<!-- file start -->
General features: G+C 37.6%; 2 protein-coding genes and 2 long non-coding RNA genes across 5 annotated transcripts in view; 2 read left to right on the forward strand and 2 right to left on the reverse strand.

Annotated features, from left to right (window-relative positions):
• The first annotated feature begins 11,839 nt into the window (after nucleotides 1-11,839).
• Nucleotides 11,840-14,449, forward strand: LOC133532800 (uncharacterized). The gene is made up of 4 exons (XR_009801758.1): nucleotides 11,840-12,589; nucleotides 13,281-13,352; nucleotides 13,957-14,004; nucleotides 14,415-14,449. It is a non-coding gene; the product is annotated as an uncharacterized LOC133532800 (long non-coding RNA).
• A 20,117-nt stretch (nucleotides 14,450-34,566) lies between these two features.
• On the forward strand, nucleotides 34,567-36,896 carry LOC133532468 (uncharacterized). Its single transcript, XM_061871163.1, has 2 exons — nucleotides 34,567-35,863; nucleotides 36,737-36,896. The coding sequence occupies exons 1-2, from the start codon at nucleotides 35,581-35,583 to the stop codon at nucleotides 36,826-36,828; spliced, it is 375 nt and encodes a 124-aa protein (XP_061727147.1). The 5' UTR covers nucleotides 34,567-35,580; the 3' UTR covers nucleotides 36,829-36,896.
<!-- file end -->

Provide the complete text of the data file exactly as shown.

General features: G+C 37.6%; 2 protein-coding genes and 2 long non-coding RNA genes across 5 annotated transcripts in view; 2 read left to right on the forward strand and 2 right to left on the reverse strand.

Annotated features, from left to right (window-relative positions):
• The first annotated feature begins 11,839 nt into the window (after nucleotides 1-11,839).
• Nucleotides 11,840-14,449, forward strand: LOC133532800 (uncharacterized). The gene is made up of 4 exons (XR_009801758.1): nucleotides 11,840-12,589; nucleotides 13,281-13,352; nucleotides 13,957-14,004; nucleotides 14,415-14,449. It is a non-coding gene; the product is annotated as an uncharacterized LOC133532800 (long non-coding RNA).
• A 20,117-nt stretch (nucleotides 14,450-34,566) lies between these two features.
• On the forward strand, nucleotides 34,567-36,896 carry LOC133532468 (uncharacterized). Its single transcript, XM_061871163.1, has 2 exons — nucleotides 34,567-35,863; nucleotides 36,737-36,896. The coding sequence occupies exons 1-2, from the start codon at nucleotides 35,581-35,583 to the stop codon at nucleotides 36,826-36,828; spliced, it is 375 nt and encodes a 124-aa protein (XP_061727147.1). The 5' UTR covers nucleotides 34,567-35,580; the 3' UTR covers nucleotides 36,829-36,896.